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Consumer Information Regulations; Fees for Use of Traction Skid Pads

American Government Special Collections Reference Desk

American Government Topics:  National Highway Traffic Safety Administration

Consumer Information Regulations; Fees for Use of Traction Skid Pads

Claude Harris
January 13, 2011

[Federal Register: January 13, 2011 (Volume 76, Number 9)]
[Proposed Rules]               
[Page 2309-2313]
From the Federal Register Online via GPO Access [wais.access.gpo.gov]
[DOCID:fr13ja11-19]                         

=======================================================================
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DEPARTMENT OF TRANSPORTATION

National Highway Traffic Safety Administration

49 CFR Part 575

[Docket No. NHTSA 2011-0005]
RIN 2127-AK06

 
Consumer Information Regulations; Fees for Use of Traction Skid 
Pads

AGENCY: National Highway Traffic Safety Administration (NHTSA), 
Department of Transportation (DOT).

ACTION: Notice of Proposed Rulemaking (NPRM).

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SUMMARY: This NPRM proposes to amend NHTSA's consumer information 
regulations on uniform tire quality grading standards by updating the 
fees currently charged for use of the traction skid pads at NHTSA's San 
Angelo Test Facility, formerly called the Uniform Tire Quality Grading 
Test Facility, in San Angelo, Texas and by eliminating fees for course 
monitoring tires, which are no longer supplied by NHTSA. This NPRM 
updates the fees in accordance with Office of Management and Budget 
Circular A-25, which governs fees assessed for Government services and 
use of Government goods or resources.

DATES: Comments to this proposal must be received on or before March 
14, 2011.

ADDRESSES: You may submit comments, identified by the docket number in 
the heading of this document, by any of the following methods:
     Federal eRulemaking Portal: Go to http://
www.regulations.gov. Follow the instructions for submitting comments on 
the electronic docket site by clicking on ``Help'' or ``FAQ.''
     Mail: Docket Management Facility, M-30, U.S. Department of 
Transportation, 1200 New Jersey Avenue, SE., West Building Ground 
Floor, Rm. W12-140, Washington, DC 20590.

[[Page 2310]]

     Hand Delivery or Courier: 1200 New Jersey Avenue, SE., 
West Building Ground Floor, Room W12-140, between 9 a.m. and 5 p.m. 
Eastern Time, Monday through Friday, except Federal holidays.
     Fax: (202) 493-2251.

Regardless of how you submit your comments, you should mention the 
docket number of this document.
    You may call the Docket Management Facility at 202-366-9826.
    Instructions: For detailed instructions on submitting comments and 
additional information on the rulemaking process, see the Public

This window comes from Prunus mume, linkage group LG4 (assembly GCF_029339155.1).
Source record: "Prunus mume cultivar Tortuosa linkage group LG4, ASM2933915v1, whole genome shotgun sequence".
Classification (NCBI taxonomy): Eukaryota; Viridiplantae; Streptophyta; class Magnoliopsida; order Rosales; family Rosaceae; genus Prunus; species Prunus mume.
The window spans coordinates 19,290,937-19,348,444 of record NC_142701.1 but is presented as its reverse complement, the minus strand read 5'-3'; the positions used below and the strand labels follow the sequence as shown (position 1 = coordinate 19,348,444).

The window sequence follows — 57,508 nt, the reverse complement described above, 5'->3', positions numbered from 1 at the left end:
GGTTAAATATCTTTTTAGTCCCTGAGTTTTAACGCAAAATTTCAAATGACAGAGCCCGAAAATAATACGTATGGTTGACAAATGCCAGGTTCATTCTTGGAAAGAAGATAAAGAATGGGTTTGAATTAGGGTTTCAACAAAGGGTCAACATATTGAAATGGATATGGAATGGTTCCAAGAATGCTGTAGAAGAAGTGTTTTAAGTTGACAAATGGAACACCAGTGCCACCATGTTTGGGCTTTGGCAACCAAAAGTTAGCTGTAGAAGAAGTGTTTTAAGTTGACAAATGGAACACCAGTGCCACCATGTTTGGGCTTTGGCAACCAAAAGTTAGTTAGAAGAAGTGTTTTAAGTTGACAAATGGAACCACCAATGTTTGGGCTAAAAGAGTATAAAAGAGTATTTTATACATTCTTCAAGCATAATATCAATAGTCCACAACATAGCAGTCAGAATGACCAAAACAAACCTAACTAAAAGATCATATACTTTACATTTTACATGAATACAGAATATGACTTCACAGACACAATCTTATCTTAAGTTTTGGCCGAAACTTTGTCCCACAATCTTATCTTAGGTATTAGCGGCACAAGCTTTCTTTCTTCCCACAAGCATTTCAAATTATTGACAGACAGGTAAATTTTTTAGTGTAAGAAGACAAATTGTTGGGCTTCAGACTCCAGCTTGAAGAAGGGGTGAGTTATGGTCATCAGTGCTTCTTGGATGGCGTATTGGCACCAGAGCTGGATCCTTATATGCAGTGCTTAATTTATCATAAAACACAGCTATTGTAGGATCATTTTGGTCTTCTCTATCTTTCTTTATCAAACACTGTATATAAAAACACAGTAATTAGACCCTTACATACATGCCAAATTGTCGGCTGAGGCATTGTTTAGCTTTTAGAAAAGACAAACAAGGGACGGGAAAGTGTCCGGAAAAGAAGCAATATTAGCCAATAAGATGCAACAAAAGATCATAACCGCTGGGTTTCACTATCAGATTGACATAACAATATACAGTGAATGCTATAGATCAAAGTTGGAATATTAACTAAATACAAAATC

Participation heading of the Supplementary Information section of this 
document. Note that all comments received will be posted without change 
to http://www.regulations.gov, including any personal information 
provided.
    Privacy Act: Anyone is able to search the electronic form of all 
comments received into any of our dockets by the name of the individual 
submitting the comment (or signing the comment, if submitted on behalf 
of an association, business, labor union, etc.). You may review DOT's 
complete Privacy Act Statement in the Federal Register published on 
April 11, 2000 (65 FR 19477-78) or you may visit http://www.dot.gov/
privacy.html.
    Docket: For access to the docket to read background documents or 
comments received, go to http://www.regulations.gov, or the street 
address listed above. Follow the online instructions for accessing the 
dockets.

FOR FURTHER INFORMATION CONTACT: For program issues: Mr. George 
Gillespie, Office of Vehicle Safety Compliance, National Highway 
Traffic Safety Administration, 1200 New Jersey Avenue, SE., Washington, 
DC 20590. Telephone: (202) 366-5299.
    For legal issues: Ms. Carrie Gage, Office of the Chief Counsel, 
National Highway Traffic Safety Administration, 1200 New Jersey Avenue, 
SE., Washington, DC 20590. Telephone: (202) 366-6051.

SUPPLEMENTARY INFORMATION:

I. Background

    Section 203 of the National Traffic and Motor Vehicle Safety Act of 
1966 directs the Secretary of Transportation to prescribe standards 
establishing ``a uniform quality grading system for motor vehicle 
tires.'' 49 U.S.C. 30123. Those standards are found at 49 CFR 575.104. 
To aid consumers in making an informed choice in the purchase of 
passenger car tires, the standards require motor vehicle and tire 
manufacturers and tire brand owners to label such tires with 
information indicating their relative performance in the areas of 
treadwear, traction and temperature resistance. See 49 CFR 575.104(a).
    The Uniform Tire Quality Grading Standards (UTQGS), 49 CFR 575.104, 
state that tire traction is ``evaluated on skid pads that are 
established, and whose severity is monitored, by the NHTSA both for its 
compliance testing and for that of regulated persons.'' 49 CFR 
575.104(f)(1). As further described in the standards, the test pads are 
paved with asphalt and concrete surfaces that have specified locked 
wheel traction coefficients when evaluated in a manner prescribed in 
the standards. The traction skid pads are located at NHTSA's San Angelo 
Test Facility. 49 CFR 575.104, App. B. In addition to this government 
test facility, traction skid pads have been constructed at several